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New opera's success is beyond 'Doubt'

Published on NewsOK Modified: January 27, 2013 at 3:59 pm •  Published: January 27, 2013

But as Sister Aloysius becomes increasingly suspicious of the priest's relationship with the school's only black pupil, the music gains in lyric and dramatic power, culminating in their first confrontation at the end of Act 1. This arc continues throughout Act 2, where scene after scene reaches an emotional peak. The encounter in which Father Flynn wins over the young Sister James to his side takes on the feel of a seduction scene, their voices rising in overlapping harmony as they affirm that the "message of the Savior" is the "love of people." And Sister Aloysius's interview with Donald's mother — sung with rich, passionate tone by mezzo-soprano Denyce Graves — is riveting in its intensity.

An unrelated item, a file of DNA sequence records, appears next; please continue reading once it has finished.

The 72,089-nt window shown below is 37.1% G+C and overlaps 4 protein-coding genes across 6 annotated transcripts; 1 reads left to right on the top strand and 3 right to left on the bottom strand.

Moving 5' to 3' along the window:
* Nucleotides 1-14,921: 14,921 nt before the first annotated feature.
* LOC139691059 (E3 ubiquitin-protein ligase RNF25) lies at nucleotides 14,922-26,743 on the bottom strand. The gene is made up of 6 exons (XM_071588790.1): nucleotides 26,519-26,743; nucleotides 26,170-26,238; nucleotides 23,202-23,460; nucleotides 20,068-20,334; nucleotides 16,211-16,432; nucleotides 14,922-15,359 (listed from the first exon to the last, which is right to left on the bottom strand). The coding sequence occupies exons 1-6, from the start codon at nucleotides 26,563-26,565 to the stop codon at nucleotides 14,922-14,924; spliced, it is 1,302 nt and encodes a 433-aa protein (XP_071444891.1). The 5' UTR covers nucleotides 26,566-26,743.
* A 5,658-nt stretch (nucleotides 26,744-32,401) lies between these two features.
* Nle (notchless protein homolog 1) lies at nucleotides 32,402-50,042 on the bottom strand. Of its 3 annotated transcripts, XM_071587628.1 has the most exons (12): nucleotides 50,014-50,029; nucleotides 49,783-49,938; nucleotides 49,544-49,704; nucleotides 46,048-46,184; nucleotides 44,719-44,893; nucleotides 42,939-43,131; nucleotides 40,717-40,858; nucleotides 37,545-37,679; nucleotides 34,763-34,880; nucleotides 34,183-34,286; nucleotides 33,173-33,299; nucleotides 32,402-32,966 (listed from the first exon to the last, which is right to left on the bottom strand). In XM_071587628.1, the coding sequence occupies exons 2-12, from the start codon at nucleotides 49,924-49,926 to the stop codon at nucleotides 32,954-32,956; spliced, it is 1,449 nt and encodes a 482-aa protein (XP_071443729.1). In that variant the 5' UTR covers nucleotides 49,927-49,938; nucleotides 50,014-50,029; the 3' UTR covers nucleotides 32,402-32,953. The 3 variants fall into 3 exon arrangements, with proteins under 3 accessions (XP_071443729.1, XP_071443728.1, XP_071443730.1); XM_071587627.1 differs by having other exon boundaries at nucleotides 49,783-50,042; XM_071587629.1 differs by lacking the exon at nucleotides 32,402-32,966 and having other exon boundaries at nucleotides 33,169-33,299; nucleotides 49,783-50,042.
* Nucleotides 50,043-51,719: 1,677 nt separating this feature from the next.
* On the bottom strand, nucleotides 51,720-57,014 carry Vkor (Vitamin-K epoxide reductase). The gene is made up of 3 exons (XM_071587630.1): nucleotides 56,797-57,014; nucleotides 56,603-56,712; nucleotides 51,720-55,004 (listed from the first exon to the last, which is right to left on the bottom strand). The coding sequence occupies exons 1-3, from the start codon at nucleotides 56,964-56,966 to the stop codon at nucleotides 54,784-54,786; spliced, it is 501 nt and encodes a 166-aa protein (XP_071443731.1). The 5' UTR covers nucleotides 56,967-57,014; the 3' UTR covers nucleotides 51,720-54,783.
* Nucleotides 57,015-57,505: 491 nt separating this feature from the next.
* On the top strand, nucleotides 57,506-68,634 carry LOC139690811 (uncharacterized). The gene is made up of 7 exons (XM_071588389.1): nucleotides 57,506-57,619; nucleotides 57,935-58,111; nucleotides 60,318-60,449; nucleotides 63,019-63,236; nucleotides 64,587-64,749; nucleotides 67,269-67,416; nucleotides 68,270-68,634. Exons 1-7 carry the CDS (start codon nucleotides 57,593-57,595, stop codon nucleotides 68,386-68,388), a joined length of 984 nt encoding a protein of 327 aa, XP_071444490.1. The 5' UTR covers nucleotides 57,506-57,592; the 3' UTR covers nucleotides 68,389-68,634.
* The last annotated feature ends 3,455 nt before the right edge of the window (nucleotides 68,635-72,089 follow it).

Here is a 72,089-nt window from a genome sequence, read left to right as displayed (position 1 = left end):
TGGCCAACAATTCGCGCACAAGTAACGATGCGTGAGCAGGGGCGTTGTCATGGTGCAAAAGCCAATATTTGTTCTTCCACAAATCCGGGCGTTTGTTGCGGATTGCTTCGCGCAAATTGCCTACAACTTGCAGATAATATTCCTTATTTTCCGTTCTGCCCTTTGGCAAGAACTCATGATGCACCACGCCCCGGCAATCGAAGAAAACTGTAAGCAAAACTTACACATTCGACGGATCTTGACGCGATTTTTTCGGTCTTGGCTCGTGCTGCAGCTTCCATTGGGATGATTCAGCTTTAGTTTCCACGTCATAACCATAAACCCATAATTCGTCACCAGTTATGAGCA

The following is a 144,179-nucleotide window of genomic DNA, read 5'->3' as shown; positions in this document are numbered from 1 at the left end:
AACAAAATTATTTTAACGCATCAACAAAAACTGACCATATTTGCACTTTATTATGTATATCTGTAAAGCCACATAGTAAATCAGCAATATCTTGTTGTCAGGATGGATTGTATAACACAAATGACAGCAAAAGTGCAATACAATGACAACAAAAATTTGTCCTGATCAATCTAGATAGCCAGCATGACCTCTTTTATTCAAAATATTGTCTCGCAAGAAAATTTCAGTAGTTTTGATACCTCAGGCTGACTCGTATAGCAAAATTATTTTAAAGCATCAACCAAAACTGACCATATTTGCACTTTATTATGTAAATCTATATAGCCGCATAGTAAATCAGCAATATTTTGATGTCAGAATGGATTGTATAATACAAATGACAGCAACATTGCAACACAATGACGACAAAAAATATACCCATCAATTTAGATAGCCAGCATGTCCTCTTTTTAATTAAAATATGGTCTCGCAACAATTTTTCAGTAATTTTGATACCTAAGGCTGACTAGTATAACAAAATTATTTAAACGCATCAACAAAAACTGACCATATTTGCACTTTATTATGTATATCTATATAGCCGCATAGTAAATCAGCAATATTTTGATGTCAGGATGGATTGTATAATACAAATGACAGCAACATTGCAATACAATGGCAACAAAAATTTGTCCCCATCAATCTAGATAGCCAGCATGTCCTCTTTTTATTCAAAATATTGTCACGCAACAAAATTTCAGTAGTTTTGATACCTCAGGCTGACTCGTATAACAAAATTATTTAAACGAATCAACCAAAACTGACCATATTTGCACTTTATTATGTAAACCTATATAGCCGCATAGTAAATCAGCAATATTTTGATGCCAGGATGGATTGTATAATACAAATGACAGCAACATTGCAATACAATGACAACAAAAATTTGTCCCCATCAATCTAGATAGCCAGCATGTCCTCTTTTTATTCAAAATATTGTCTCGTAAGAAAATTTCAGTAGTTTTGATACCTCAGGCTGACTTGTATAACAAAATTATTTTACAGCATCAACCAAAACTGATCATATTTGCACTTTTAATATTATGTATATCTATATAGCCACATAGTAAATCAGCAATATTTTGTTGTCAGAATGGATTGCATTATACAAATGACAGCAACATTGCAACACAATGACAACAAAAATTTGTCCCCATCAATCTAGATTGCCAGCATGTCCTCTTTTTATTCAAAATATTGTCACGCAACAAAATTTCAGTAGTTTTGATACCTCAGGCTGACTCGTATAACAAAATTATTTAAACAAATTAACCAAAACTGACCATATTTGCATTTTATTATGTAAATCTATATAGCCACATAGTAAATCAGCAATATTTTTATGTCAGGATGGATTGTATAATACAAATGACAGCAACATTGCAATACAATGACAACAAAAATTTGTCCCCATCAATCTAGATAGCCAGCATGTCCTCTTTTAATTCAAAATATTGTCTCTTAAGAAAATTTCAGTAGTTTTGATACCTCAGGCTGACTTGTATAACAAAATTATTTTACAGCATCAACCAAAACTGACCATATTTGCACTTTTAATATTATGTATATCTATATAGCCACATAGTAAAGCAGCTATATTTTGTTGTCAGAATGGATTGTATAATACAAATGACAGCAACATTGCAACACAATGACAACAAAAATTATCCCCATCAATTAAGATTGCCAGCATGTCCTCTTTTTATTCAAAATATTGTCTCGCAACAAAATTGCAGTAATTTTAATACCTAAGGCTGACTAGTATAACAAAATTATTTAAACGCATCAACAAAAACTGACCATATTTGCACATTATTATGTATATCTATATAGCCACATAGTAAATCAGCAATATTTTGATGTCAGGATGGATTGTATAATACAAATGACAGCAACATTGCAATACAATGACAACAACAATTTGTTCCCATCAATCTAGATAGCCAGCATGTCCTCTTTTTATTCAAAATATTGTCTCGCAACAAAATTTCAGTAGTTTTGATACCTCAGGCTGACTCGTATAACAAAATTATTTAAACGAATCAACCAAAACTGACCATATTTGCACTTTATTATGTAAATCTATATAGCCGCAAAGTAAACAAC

It's in these later scenes that Cuomo gives Brewer a chance to exploit her plush upper register to its fullest. And her soaring vocal line as she moves toward victory and then gives voice to doubt imbue her character with a kind of tragic grandeur that words alone could not achieve.

The other soloists are first-rate as well. As Father Flynn, Matthew Worth complements his flexible baritone with a dashing, ingratiating presence that may or may not conceal a dark secret. Mezzo Adriana Zabala makes a sweet-voiced, earnest Sister James.

The production, directed by Kevin Newbury, is fast-paced and effective if perhaps overly elaborate. The many scenes melt seamlessly into one another thanks to Robert Brill's movable sets and Japhy Weideman's evocative lighting. Conductor Christopher Franklin leads the orchestra in a persuasive account of the score.

There are four more performances through Feb. 3.